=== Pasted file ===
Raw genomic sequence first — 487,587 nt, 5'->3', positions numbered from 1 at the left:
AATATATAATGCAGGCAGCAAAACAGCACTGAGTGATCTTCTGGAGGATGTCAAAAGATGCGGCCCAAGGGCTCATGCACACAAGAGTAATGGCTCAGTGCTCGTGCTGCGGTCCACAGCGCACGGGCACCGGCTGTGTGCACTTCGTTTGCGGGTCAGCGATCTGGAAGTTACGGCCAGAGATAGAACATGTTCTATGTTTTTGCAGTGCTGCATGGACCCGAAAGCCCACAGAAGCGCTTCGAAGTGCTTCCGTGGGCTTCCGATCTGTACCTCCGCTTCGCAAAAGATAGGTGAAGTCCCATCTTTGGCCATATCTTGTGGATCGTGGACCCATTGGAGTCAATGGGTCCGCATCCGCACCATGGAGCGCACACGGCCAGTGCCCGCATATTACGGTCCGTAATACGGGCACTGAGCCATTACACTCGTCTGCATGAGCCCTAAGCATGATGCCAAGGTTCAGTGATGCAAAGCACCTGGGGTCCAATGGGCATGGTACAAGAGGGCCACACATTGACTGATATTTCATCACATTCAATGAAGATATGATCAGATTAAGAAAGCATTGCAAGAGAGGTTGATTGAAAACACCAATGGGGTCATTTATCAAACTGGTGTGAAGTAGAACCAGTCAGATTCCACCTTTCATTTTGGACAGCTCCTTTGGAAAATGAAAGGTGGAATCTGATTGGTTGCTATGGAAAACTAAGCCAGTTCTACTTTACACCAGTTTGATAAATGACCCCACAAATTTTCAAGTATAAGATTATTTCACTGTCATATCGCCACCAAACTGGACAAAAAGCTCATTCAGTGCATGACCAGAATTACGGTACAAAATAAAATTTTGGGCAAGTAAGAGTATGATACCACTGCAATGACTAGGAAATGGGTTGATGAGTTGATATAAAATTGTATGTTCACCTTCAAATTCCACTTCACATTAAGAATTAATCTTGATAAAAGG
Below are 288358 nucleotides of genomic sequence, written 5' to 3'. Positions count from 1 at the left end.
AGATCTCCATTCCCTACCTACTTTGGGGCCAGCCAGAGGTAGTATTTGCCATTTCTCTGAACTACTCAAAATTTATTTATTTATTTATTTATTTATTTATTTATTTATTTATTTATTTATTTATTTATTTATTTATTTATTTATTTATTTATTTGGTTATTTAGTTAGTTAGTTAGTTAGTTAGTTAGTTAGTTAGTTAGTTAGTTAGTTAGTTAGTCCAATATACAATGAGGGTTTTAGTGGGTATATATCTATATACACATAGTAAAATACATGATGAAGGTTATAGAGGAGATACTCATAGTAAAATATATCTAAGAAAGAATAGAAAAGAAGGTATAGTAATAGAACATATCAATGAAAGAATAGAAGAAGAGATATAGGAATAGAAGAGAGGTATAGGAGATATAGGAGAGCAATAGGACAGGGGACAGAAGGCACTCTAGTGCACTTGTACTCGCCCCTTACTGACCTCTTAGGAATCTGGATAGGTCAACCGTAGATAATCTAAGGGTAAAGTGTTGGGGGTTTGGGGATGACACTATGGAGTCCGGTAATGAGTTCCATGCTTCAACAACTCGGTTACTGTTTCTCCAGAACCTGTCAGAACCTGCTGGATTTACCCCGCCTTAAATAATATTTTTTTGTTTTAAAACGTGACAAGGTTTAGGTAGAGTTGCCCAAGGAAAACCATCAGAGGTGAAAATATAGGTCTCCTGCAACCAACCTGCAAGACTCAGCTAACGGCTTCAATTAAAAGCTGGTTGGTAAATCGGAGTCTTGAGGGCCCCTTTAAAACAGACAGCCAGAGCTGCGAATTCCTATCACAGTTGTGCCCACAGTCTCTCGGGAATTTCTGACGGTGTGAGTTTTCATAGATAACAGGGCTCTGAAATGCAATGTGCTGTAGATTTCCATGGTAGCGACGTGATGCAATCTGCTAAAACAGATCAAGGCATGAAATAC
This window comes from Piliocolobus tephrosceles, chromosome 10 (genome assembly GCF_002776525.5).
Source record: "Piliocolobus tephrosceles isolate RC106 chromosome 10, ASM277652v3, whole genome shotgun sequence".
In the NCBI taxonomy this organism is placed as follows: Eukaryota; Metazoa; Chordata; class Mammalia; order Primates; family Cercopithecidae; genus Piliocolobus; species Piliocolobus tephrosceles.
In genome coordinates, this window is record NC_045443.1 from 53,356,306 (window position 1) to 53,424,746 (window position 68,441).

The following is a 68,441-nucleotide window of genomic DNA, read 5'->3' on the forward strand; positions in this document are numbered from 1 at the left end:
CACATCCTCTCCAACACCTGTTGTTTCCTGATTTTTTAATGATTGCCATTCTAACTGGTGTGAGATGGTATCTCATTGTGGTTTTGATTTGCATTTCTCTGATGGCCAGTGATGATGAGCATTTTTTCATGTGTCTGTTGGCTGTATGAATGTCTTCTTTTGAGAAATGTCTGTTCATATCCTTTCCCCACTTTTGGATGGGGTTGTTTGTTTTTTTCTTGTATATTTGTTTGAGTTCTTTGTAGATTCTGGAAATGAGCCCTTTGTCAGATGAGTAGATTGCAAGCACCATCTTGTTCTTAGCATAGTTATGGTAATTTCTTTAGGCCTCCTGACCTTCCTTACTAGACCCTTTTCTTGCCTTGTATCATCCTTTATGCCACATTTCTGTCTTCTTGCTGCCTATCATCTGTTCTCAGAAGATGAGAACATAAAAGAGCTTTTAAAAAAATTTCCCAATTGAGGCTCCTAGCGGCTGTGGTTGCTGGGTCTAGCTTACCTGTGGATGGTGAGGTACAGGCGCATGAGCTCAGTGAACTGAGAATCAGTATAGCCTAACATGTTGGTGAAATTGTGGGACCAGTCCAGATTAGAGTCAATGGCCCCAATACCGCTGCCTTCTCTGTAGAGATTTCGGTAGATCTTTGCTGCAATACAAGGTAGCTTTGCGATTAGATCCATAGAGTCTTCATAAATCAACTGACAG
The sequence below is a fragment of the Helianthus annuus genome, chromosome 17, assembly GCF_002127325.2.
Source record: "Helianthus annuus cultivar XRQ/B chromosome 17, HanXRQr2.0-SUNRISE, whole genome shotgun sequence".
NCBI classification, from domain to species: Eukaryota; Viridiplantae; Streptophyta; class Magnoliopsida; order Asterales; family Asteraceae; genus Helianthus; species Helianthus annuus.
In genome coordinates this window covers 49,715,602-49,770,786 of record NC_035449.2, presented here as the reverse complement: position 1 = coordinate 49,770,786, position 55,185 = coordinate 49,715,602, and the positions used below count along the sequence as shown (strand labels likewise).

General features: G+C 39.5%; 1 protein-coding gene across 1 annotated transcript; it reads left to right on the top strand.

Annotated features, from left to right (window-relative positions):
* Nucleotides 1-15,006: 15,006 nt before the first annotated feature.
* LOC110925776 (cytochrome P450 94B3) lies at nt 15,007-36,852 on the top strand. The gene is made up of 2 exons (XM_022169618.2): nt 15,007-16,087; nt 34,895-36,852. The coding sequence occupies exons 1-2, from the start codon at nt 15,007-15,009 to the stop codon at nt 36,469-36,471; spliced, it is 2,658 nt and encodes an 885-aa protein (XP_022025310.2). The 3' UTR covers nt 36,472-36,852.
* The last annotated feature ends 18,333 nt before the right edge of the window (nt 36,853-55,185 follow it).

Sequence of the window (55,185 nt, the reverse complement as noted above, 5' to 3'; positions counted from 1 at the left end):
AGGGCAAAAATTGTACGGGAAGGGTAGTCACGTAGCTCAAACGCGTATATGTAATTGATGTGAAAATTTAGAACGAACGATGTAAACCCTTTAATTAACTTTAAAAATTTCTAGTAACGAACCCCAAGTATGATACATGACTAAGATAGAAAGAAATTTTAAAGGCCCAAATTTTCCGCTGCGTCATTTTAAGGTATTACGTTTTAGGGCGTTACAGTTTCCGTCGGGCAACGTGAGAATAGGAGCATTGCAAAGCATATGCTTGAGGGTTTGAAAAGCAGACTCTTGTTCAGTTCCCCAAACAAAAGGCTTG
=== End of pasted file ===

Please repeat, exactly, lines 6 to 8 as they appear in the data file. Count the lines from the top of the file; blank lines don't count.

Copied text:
Source record: "Piliocolobus tephrosceles isolate RC106 chromosome 10, ASM277652v3, whole genome shotgun sequence".
In the NCBI taxonomy this organism is placed as follows: Eukaryota; Metazoa; Chordata; class Mammalia; order Primates; family Cercopithecidae; genus Piliocolobus; species Piliocolobus tephrosceles.
In genome coordinates, this window is record NC_045443.1 from 53,356,306 (window position 1) to 53,424,746 (window position 68,441).